The effects of a major flood on an endangered freshwater mussel population

Citation
Lc. Hastie et al., The effects of a major flood on an endangered freshwater mussel population, BIOL CONSER, 98(1), 2001, pp. 107-115
Citations number
28
Language
INGLESE
art.tipo
Article
Categorie Soggetti
Environment/Ecology
Journal title
BIOLOGICAL CONSERVATION
ISSN journal
0006-3207 → ACNP
Volume
98
Issue
1
Year of publication
2001
Pages
107 - 115
Database
ISI
SICI code
0006-3207(200103)98:1<107:TEOAMF>2.0.ZU;2-1
Abstract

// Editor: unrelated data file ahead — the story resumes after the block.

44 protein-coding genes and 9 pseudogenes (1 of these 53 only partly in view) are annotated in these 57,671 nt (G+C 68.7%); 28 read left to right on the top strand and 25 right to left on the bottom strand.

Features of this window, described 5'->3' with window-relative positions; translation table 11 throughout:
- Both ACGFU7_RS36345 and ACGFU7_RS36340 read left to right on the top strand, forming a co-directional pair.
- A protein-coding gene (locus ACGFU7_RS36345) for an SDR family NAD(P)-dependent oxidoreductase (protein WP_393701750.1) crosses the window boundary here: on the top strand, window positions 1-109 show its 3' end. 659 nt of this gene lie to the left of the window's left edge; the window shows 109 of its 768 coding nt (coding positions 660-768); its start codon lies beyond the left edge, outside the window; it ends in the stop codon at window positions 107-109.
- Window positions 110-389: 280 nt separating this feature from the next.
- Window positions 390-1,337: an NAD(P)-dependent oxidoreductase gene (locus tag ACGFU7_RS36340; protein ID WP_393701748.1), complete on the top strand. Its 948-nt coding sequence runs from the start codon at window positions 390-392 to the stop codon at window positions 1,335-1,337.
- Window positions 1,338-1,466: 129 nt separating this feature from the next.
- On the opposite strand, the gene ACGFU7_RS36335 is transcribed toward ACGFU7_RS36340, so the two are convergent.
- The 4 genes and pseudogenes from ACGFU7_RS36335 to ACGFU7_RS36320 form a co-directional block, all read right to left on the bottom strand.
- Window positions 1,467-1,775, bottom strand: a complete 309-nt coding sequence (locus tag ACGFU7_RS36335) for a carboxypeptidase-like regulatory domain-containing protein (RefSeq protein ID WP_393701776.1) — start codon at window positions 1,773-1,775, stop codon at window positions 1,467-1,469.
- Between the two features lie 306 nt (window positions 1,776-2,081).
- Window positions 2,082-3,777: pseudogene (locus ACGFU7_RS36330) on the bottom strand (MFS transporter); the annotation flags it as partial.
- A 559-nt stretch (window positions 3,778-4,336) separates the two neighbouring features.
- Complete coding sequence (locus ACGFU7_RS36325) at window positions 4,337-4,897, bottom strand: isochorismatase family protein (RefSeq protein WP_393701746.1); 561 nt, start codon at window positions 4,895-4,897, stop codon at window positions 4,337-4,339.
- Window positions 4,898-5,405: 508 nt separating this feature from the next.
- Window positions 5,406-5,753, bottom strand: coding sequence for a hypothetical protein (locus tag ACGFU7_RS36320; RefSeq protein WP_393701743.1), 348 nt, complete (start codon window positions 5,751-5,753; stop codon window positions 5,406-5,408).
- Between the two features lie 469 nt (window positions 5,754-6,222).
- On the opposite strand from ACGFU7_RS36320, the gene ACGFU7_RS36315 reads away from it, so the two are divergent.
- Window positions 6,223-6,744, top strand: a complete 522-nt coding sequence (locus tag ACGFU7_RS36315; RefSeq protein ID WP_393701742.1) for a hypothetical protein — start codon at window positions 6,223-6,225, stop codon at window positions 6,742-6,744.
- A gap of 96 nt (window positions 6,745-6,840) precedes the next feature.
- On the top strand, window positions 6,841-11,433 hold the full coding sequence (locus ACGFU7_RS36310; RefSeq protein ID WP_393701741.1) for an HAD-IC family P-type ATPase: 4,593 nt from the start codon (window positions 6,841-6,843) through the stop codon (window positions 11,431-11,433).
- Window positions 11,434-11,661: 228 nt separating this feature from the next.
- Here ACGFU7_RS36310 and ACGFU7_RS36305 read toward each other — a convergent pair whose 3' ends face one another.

During February 1998, a 100-year return flood occurred in the River Kerry, north-western Scotland. A study was undertaken in order to assess the impac t of this event on a large, internationally important Freshwater pearl muss el (Margauitifera margaritifera L.) population. A conservative estimate of 50,000 mussels killed by the flood was made. This represents 4-8% of the to tal population. Significant channel reformation and large-scale movements o f substrata occurred in some reaches, whereas others appeared to be unchang ed. Some mussel beds disappeared or were largely depleted whereas others re mained intact. Boulder-dominated substrata appear to have provided the most protection from scouring. The relatively high mussel densities and recruit ment levels found in the middle reaches are probably due to the fact that t his part of the river is hydrologically stable. It is likely that the intac t mussel beds in the middle reaches will be the main source of regeneration in other parts of the river as the population recovers. As a result of rec ent changes in the hydrological behaviour of Scottish rivers, several M. ma rgaritifera populations may now be more at risk from these catastrophic eve nts. Therefore, it is important that conservation managers are aware of thi s potential threat. (C) 2001 Elsevier Science Ltd. All rights reserved.